One thing that mcommerce gurus work to minimize is the number of steps in the conversion flow. Studies show: the longer the checkout flow, the lower the conversion

Take a look at these two screenshots. The first is an Instagram Seller that is NOT on Shops Instagram non-Shop UI- the only interaction you can do is go to the seller's website to go through their Checkout flow

The second is an Instagram Seller that has opted in to Shops Instagram Shop UI- you can add directly to your IG bag

The difference is subtle, but important. In the first, your cart/bag is elsewhere. In the second, your cart/bag is with you on IG. You never have to leave the app. You never have to suffer an unoptimized checkout flow. Instagram is your new family now. It reminds me of another one-click UX that someone patented in 1999

Lest we forget the capital-D-Data

As they've reminded us so clearly, on multiple occasions, Facebook is a Data company, and we oughtn't forget that

More Shoppers in the Marketplace gives Facebook more data on Shopper preferences, sure. But the Marketplace has two users: to use Shops, Merchants upload Products into the Catalog Manager. In the below screenshot you can see some of the attributes and metadata that Facebook asks for: Gender, Brand, and Category Facebook Catalog Manager- aka Facebook's Dyson for Data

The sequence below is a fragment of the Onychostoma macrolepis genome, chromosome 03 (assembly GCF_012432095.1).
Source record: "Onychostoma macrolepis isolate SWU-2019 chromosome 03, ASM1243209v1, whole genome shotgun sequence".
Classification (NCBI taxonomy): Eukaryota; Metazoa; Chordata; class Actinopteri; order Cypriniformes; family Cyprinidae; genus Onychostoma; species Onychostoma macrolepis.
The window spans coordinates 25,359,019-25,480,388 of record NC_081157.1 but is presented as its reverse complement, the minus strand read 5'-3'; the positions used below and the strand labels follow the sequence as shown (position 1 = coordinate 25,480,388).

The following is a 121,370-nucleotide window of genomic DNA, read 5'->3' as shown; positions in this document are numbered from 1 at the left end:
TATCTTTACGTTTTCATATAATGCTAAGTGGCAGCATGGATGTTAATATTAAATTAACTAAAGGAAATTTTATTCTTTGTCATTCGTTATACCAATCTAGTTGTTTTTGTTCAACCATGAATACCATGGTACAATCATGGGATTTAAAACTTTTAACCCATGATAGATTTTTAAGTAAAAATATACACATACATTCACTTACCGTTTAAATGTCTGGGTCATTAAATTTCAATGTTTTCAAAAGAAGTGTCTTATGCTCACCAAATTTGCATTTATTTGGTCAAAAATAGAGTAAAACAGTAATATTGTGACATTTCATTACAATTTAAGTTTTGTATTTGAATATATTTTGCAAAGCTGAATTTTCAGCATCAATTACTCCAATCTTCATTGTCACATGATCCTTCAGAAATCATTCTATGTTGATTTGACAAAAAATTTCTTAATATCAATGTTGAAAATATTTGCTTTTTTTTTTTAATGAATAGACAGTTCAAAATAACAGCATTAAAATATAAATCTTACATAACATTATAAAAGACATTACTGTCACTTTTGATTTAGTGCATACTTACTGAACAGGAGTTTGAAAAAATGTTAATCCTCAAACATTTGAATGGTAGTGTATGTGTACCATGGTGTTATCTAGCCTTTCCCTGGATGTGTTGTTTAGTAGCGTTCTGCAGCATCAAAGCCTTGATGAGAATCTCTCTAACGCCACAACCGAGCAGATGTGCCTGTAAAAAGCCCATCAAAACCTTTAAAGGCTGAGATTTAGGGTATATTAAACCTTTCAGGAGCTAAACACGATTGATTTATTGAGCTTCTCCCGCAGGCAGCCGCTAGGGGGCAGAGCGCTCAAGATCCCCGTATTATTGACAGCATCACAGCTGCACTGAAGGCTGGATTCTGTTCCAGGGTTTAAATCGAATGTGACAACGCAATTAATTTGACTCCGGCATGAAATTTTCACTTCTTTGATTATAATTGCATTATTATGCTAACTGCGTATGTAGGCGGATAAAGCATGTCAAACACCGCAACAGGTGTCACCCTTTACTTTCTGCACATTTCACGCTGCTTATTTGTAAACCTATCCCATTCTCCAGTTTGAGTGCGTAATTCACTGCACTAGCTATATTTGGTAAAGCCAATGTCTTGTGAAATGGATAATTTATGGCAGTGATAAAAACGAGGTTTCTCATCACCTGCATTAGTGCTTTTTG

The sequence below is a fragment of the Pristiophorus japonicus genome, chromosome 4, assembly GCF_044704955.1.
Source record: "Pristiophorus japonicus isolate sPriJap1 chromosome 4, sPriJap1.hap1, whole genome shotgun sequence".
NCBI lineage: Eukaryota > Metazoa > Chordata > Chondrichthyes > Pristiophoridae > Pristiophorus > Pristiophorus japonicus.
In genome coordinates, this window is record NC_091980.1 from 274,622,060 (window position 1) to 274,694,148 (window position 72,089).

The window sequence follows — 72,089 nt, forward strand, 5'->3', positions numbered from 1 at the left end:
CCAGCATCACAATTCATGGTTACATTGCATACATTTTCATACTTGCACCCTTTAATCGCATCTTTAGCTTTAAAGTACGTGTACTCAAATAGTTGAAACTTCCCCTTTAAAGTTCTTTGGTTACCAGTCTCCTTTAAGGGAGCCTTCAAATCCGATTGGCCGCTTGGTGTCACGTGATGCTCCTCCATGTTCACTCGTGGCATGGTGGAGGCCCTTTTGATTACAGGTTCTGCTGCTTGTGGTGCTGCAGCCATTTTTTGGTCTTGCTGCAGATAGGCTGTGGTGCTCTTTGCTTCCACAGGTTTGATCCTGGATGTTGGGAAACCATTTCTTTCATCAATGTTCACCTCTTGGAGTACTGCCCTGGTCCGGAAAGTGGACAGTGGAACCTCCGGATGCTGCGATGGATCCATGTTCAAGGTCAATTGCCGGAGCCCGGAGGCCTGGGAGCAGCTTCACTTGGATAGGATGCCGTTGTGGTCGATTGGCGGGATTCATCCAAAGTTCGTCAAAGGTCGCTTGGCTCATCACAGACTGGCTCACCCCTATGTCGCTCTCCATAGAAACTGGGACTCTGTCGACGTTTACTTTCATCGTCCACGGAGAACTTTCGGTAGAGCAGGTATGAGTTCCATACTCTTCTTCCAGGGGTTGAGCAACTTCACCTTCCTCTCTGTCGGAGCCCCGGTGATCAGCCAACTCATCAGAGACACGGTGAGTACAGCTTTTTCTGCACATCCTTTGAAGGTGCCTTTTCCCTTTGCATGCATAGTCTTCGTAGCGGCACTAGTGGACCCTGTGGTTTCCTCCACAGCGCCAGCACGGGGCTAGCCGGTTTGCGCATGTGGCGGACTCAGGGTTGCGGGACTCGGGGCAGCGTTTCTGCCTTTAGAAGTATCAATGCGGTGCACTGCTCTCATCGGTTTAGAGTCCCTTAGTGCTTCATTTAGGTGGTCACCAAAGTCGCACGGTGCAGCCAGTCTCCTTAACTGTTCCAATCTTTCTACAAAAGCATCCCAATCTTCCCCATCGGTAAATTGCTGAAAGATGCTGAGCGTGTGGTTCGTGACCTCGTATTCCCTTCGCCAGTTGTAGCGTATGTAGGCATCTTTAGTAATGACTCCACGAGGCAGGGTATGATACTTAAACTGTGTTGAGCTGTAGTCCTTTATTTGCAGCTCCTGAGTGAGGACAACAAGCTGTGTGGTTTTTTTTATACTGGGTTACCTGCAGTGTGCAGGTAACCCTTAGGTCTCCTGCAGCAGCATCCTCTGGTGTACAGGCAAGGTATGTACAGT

This starts spinning up the Network Effect: The more products that are uploaded to Facebook Shops, the more effective it becomes at curating products for consumers, which brings on more Shoppers. This, in turn, brings in more Merchants, which provides more data for curation

In summary

Facebook is going for eCommerce domination. They’re not looking to preserve a sliver of the market, they’re looking to take the whole damn thing

They’ll accomplish this by making free tools for merchants that are subsidized by the Ads cash cow

Because Facebook and Instagram (FB/IG) already own consumer eyes (thanks to the human desire of signaling), it makes sense for merchants to meet those consumers on FB/IG

Over time, as the number of merchants on Shop grows, so, too, does the Network Effect: more consumers shop on FB/IG, the shopping experience becomes easier and faster, and more merchants join the platform. The whole time, everybody in this system is throwing off data for Facebook to vacuum up and use to make the system even more efficient